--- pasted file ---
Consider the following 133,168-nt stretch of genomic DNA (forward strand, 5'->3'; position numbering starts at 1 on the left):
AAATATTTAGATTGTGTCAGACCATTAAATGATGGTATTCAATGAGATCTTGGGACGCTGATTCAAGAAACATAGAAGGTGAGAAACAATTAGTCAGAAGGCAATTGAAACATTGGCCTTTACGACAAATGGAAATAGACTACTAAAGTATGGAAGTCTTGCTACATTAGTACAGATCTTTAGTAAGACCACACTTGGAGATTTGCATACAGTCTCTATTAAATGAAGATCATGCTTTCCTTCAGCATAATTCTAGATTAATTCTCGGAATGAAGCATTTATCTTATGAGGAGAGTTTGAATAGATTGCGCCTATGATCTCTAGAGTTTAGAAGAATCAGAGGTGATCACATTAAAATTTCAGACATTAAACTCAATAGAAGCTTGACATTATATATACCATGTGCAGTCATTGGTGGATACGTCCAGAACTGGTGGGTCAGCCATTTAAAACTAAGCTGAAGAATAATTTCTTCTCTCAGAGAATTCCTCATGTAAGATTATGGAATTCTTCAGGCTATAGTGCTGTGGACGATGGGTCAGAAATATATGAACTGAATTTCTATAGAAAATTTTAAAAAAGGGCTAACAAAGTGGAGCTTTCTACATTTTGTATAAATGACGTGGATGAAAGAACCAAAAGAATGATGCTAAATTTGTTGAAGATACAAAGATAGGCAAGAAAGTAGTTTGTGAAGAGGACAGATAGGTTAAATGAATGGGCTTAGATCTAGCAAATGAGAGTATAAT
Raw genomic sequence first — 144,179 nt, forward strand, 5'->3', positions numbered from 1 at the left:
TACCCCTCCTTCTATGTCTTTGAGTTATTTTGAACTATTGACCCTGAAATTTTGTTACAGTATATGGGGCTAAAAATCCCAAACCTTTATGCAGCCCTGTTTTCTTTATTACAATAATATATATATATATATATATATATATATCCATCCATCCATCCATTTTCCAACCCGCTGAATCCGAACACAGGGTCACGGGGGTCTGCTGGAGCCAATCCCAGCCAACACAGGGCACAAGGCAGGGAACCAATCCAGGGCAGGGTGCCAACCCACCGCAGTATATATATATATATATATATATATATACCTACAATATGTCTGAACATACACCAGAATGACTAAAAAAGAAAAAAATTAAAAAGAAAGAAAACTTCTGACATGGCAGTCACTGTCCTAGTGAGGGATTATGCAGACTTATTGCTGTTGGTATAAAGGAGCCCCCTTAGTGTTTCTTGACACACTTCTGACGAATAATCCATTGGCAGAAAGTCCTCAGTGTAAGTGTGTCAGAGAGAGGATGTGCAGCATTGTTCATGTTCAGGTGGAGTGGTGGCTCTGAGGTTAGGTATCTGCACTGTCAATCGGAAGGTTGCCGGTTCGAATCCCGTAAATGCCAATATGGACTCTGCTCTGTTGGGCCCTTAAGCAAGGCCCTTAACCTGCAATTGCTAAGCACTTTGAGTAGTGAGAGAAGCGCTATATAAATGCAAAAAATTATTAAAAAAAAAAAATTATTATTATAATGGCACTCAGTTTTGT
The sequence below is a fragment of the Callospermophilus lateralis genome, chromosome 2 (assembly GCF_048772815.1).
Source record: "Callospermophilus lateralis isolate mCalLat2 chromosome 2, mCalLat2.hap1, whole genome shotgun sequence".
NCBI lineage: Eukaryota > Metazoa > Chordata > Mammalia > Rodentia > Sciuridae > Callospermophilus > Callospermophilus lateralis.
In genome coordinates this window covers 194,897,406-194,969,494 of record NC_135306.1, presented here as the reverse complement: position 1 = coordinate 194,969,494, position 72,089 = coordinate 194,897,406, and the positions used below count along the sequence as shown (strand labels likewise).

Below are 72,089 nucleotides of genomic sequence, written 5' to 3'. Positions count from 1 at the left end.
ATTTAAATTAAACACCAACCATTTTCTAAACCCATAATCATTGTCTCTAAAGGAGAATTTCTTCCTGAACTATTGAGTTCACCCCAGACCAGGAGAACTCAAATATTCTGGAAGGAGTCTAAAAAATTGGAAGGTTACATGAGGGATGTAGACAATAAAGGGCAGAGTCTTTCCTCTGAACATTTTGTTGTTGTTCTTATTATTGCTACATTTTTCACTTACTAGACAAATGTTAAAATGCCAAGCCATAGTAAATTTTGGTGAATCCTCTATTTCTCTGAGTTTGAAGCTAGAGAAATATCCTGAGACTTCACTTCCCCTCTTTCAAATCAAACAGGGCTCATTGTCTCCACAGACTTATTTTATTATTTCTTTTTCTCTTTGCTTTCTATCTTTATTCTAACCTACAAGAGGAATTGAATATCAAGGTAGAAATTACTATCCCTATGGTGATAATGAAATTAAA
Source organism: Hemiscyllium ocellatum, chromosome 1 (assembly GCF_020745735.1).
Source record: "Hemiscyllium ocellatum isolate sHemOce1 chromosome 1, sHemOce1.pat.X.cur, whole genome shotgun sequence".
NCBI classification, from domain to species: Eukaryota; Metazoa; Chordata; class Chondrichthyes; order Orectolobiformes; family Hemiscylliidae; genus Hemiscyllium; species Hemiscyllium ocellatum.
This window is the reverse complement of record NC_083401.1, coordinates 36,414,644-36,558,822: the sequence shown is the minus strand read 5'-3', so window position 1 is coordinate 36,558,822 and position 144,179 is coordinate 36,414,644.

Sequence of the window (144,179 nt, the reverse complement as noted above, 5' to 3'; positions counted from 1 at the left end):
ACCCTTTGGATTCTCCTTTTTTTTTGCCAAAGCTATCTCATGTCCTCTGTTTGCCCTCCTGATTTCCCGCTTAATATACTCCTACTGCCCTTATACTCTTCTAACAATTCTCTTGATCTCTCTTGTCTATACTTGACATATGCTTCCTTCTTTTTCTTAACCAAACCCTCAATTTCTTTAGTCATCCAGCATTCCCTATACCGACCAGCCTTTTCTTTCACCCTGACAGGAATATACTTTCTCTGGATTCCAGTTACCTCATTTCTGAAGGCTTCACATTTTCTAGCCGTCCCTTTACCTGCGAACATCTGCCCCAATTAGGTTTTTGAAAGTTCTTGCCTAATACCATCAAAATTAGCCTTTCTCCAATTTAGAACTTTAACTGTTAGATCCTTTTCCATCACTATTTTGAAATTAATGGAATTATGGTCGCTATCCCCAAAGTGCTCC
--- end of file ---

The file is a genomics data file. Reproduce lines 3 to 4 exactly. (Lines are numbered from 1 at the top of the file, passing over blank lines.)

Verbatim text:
Raw genomic sequence first — 144,179 nt, forward strand, 5'->3', positions numbered from 1 at the left:
TACCCCTCCTTCTATGTCTTTGAGTTATTTTGAACTATTGACCCTGAAATTTTGTTACAGTATATGGGGCTAAAAATCCCAAACCTTTATGCAGCCCTGTTTTCTTTATTACAATAATATATATATATATATATATATATATATCCATCCATCCATCCATTTTCCAACCCGCTGAATCCGAACACAGGGTCACGGGGGTCTGCTGGAGCCAATCCCAGCCAACACAGGGCACAAGGCAGGGAACCAATCCAGGGCAGGGTGCCAACCCACCGCAGTATATATATATATATATATATATATATACCTACAATATGTCTGAACATACACCAGAATGACTAAAAAAGAAAAAAATTAAAAAGAAAGAAAACTTCTGACATGGCAGTCACTGTCCTAGTGAGGGATTATGCAGACTTATTGCTGTTGGTATAAAGGAGCCCCCTTAGTGTTTCTTGACACACTTCTGACGAATAATCCATTGGCAGAAAGTCCTCAGTGTAAGTGTGTCAGAGAGAGGATGTGCAGCATTGTTCATGTTCAGGTGGAGTGGTGGCTCTGAGGTTAGGTATCTGCACTGTCAATCGGAAGGTTGCCGGTTCGAATCCCGTAAATGCCAATATGGACTCTGCTCTGTTGGGCCCTTAAGCAAGGCCCTTAACCTGCAATTGCTAAGCACTTTGAGTAGTGAGAGAAGCGCTATATAAATGCAAAAAATTATTAAAAAAAAAAAATTATTATTATAATGGCACTCAGTTTTGT